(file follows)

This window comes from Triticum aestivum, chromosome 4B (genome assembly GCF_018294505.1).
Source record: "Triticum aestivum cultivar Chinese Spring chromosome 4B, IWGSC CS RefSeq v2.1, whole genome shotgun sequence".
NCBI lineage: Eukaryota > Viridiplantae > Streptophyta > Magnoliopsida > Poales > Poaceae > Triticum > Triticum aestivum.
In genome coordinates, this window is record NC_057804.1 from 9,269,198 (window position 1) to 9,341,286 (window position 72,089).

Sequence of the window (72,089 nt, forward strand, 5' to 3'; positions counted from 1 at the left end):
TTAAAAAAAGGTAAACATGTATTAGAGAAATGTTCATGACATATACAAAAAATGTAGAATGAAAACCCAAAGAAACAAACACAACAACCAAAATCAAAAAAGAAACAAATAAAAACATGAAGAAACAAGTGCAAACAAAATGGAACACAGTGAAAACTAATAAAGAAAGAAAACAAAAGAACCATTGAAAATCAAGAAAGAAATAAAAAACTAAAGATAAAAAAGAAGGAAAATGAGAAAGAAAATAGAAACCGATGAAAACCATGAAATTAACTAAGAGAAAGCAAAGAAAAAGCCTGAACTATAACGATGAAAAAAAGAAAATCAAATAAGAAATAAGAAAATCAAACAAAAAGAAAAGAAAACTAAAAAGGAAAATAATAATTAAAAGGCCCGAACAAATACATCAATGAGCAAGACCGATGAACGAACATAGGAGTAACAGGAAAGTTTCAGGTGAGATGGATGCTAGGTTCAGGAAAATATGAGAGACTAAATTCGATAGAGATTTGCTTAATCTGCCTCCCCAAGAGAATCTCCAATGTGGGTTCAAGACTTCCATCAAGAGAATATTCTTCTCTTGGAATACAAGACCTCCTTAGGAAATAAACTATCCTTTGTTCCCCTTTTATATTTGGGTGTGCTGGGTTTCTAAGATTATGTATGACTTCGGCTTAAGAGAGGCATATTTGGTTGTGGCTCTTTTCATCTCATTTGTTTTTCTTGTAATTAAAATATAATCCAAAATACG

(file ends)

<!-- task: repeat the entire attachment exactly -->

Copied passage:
This window comes from Triticum aestivum, chromosome 4B (genome assembly GCF_018294505.1).
Source record: "Triticum aestivum cultivar Chinese Spring chromosome 4B, IWGSC CS RefSeq v2.1, whole genome shotgun sequence".
NCBI lineage: Eukaryota > Viridiplantae > Streptophyta > Magnoliopsida > Poales > Poaceae > Triticum > Triticum aestivum.
In genome coordinates, this window is record NC_057804.1 from 9,269,198 (window position 1) to 9,341,286 (window position 72,089).

Sequence of the window (72,089 nt, forward strand, 5' to 3'; positions counted from 1 at the left end):
TTAAAAAAAGGTAAACATGTATTAGAGAAATGTTCATGACATATACAAAAAATGTAGAATGAAAACCCAAAGAAACAAACACAACAACCAAAATCAAAAAAGAAACAAATAAAAACATGAAGAAACAAGTGCAAACAAAATGGAACACAGTGAAAACTAATAAAGAAAGAAAACAAAAGAACCATTGAAAATCAAGAAAGAAATAAAAAACTAAAGATAAAAAAGAAGGAAAATGAGAAAGAAAATAGAAACCGATGAAAACCATGAAATTAACTAAGAGAAAGCAAAGAAAAAGCCTGAACTATAACGATGAAAAAAAGAAAATCAAATAAGAAATAAGAAAATCAAACAAAAAGAAAAGAAAACTAAAAAGGAAAATAATAATTAAAAGGCCCGAACAAATACATCAATGAGCAAGACCGATGAACGAACATAGGAGTAACAGGAAAGTTTCAGGTGAGATGGATGCTAGGTTCAGGAAAATATGAGAGACTAAATTCGATAGAGATTTGCTTAATCTGCCTCCCCAAGAGAATCTCCAATGTGGGTTCAAGACTTCCATCAAGAGAATATTCTTCTCTTGGAATACAAGACCTCCTTAGGAAATAAACTATCCTTTGTTCCCCTTTTATATTTGGGTGTGCTGGGTTTCTAAGATTATGTATGACTTCGGCTTAAGAGAGGCATATTTGGTTGTGGCTCTTTTCATCTCATTTGTTTTTCTTGTAATTAAAATATAATCCAAAATACG